This time I will demonstrate how I might use a Comparator to implement sorting behavior that differs from that of the default or "natural" sorting order provided by Comparable in the MyPoint class. I begin by implementing a Comparator which sorts by the distance from the origin which looks as follows.

Comparator<MyPoint> c1 = (a, b) -> Double.compare(a.getDistance(), b.getDistance());

Note the use of the Double.compare(...) method here. All of the boxed primitive Java wrapper value classes have static compare methods and, it is best practice to use them whereever possible.

Now I sort the points List using the overloaded Collections.sort(List, Comparator) method like so.

Collections.sort(points, c1);

This time the results of sorting looks as follows.

[
    {MyPoint: x=1, y=1, distance=1},
    {MyPoint: x=1, y=2, distance=2},
    {MyPoint: x=2, y=1, distance=2},
    {MyPoint: x=1, y=3, distance=3}
]

Earlier I alluded to the fact earlier that Comparators are sometimes used to sort things in ways that may be a bit out of the norm so, to demonstrate this I will create a second Comparator that sorts MyPoint instances with even distances first then by distance second.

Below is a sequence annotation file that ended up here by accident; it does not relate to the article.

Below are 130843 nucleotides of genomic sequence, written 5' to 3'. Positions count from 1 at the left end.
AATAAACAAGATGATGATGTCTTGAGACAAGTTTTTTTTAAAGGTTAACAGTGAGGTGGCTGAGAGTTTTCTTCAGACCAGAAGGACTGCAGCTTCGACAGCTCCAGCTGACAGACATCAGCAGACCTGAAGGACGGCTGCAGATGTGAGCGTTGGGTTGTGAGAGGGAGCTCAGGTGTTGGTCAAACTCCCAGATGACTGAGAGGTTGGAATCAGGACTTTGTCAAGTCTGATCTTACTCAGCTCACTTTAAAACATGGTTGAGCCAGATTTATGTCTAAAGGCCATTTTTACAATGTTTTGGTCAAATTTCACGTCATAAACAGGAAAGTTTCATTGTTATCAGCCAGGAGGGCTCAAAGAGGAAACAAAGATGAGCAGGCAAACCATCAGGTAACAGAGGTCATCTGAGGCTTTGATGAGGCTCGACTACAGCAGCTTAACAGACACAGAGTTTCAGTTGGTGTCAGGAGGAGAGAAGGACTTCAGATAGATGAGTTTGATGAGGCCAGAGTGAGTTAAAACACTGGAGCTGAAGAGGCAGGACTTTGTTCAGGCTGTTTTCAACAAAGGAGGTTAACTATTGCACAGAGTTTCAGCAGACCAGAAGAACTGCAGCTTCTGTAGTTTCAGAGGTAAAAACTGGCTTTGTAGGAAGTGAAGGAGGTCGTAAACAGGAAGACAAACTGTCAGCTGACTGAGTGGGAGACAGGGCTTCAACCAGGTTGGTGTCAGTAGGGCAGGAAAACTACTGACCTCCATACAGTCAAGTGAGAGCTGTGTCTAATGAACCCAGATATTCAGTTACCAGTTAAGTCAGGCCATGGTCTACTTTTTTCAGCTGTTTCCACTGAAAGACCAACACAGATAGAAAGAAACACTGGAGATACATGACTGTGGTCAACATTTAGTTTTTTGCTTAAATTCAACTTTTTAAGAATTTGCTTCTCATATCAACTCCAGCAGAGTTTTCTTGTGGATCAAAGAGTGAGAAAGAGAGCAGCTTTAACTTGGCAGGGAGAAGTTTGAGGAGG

Comparator<MyPoint> c2 = (a, b) -> {
     var aEven = a.isEvenDistance() ? 0 : 1;
     var bEven = b.isEvenDistance() ? 0 : 1;
     var c = Integer.compare(aEven, bEven);
 
     return c == 0 ? Double.compare(a.getDistance(), b.getDistance()) : c;
};
Collections.sort(points, c2);

Which results in the following sort order.

[
    {MyPoint: x=1, y=2, distance=2},
    {MyPoint: x=2, y=1, distance=2},
    {MyPoint: x=1, y=1, distance=1},
    {MyPoint: x=1, y=3, distance=3}
]

Again, there is a similar sorting method on the Arrays class which takes an array and a Comparator to specify the sorting order which looks as follows.

MyPoint[] points2 = new MyPoint[]{
		new MyPoint(2, 1),
		new MyPoint(1, 2),
		new MyPoint(1, 1),
		new MyPoint(1, 3)
};
Arrays.sort(points2, c2);

Here is another video showing the JavaFX sorting animation application depicting these last two sorting implementations.

Reversing the Sort Order

Another common use case with respect to implmenting Comparable / Comparator interfaces is to be able to sort things in reverse order. For lists of objects that implement the Comparable interface this is accomplished by calling the reverse method on the Collections utility class after first sorting the list with the previously mentioned Collections#sort method.

In my simply 4 item MyPoint list this looks as follows.

List<MyPoint> points = Arrays.asList(